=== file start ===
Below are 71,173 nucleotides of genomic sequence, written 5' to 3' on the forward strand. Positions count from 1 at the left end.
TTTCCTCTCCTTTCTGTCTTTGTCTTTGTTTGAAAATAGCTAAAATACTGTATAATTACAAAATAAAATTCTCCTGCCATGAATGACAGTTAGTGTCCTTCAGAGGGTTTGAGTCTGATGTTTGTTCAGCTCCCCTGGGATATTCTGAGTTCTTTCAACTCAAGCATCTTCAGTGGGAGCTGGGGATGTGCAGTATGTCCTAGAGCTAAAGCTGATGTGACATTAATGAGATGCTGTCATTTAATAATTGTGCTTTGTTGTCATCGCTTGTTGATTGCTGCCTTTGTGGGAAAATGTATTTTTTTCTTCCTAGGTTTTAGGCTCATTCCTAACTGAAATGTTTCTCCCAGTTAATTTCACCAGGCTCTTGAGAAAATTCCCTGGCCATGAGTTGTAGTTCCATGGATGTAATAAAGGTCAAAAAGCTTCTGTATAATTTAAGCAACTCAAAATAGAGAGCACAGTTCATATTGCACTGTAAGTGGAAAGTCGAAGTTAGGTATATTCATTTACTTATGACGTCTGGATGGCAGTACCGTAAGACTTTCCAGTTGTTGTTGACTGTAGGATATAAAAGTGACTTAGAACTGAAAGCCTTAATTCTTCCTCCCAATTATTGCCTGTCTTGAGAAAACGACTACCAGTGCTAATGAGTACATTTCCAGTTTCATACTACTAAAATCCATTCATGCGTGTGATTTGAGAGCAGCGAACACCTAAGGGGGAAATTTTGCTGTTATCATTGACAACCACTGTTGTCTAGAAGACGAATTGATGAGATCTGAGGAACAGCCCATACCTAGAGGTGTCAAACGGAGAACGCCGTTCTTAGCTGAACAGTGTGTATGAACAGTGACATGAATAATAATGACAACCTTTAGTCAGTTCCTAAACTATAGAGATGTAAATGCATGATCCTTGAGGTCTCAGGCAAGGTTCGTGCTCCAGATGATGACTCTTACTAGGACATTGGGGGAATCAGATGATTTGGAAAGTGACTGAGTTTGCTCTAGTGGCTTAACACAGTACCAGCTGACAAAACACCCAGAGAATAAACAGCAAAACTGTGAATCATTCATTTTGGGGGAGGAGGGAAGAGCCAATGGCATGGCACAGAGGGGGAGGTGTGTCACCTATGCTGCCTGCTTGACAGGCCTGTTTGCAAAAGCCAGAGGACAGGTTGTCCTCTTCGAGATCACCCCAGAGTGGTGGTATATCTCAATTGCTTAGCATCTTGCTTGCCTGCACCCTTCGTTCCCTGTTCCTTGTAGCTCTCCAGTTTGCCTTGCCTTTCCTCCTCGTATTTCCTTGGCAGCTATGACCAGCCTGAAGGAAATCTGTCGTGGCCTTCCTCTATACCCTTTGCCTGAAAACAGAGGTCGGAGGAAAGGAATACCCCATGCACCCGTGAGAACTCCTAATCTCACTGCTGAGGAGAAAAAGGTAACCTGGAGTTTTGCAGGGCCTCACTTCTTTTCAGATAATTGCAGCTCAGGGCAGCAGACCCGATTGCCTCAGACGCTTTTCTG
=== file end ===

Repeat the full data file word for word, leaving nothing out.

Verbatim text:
Below are 71,173 nucleotides of genomic sequence, written 5' to 3' on the forward strand. Positions count from 1 at the left end.
TTTCCTCTCCTTTCTGTCTTTGTCTTTGTTTGAAAATAGCTAAAATACTGTATAATTACAAAATAAAATTCTCCTGCCATGAATGACAGTTAGTGTCCTTCAGAGGGTTTGAGTCTGATGTTTGTTCAGCTCCCCTGGGATATTCTGAGTTCTTTCAACTCAAGCATCTTCAGTGGGAGCTGGGGATGTGCAGTATGTCCTAGAGCTAAAGCTGATGTGACATTAATGAGATGCTGTCATTTAATAATTGTGCTTTGTTGTCATCGCTTGTTGATTGCTGCCTTTGTGGGAAAATGTATTTTTTTCTTCCTAGGTTTTAGGCTCATTCCTAACTGAAATGTTTCTCCCAGTTAATTTCACCAGGCTCTTGAGAAAATTCCCTGGCCATGAGTTGTAGTTCCATGGATGTAATAAAGGTCAAAAAGCTTCTGTATAATTTAAGCAACTCAAAATAGAGAGCACAGTTCATATTGCACTGTAAGTGGAAAGTCGAAGTTAGGTATATTCATTTACTTATGACGTCTGGATGGCAGTACCGTAAGACTTTCCAGTTGTTGTTGACTGTAGGATATAAAAGTGACTTAGAACTGAAAGCCTTAATTCTTCCTCCCAATTATTGCCTGTCTTGAGAAAACGACTACCAGTGCTAATGAGTACATTTCCAGTTTCATACTACTAAAATCCATTCATGCGTGTGATTTGAGAGCAGCGAACACCTAAGGGGGAAATTTTGCTGTTATCATTGACAACCACTGTTGTCTAGAAGACGAATTGATGAGATCTGAGGAACAGCCCATACCTAGAGGTGTCAAACGGAGAACGCCGTTCTTAGCTGAACAGTGTGTATGAACAGTGACATGAATAATAATGACAACCTTTAGTCAGTTCCTAAACTATAGAGATGTAAATGCATGATCCTTGAGGTCTCAGGCAAGGTTCGTGCTCCAGATGATGACTCTTACTAGGACATTGGGGGAATCAGATGATTTGGAAAGTGACTGAGTTTGCTCTAGTGGCTTAACACAGTACCAGCTGACAAAACACCCAGAGAATAAACAGCAAAACTGTGAATCATTCATTTTGGGGGAGGAGGGAAGAGCCAATGGCATGGCACAGAGGGGGAGGTGTGTCACCTATGCTGCCTGCTTGACAGGCCTGTTTGCAAAAGCCAGAGGACAGGTTGTCCTCTTCGAGATCACCCCAGAGTGGTGGTATATCTCAATTGCTTAGCATCTTGCTTGCCTGCACCCTTCGTTCCCTGTTCCTTGTAGCTCTCCAGTTTGCCTTGCCTTTCCTCCTCGTATTTCCTTGGCAGCTATGACCAGCCTGAAGGAAATCTGTCGTGGCCTTCCTCTATACCCTTTGCCTGAAAACAGAGGTCGGAGGAAAGGAATACCCCATGCACCCGTGAGAACTCCTAATCTCACTGCTGAGGAGAAAAAGGTAACCTGGAGTTTTGCAGGGCCTCACTTCTTTTCAGATAATTGCAGCTCAGGGCAGCAGACCCGATTGCCTCAGACGCTTTTCTG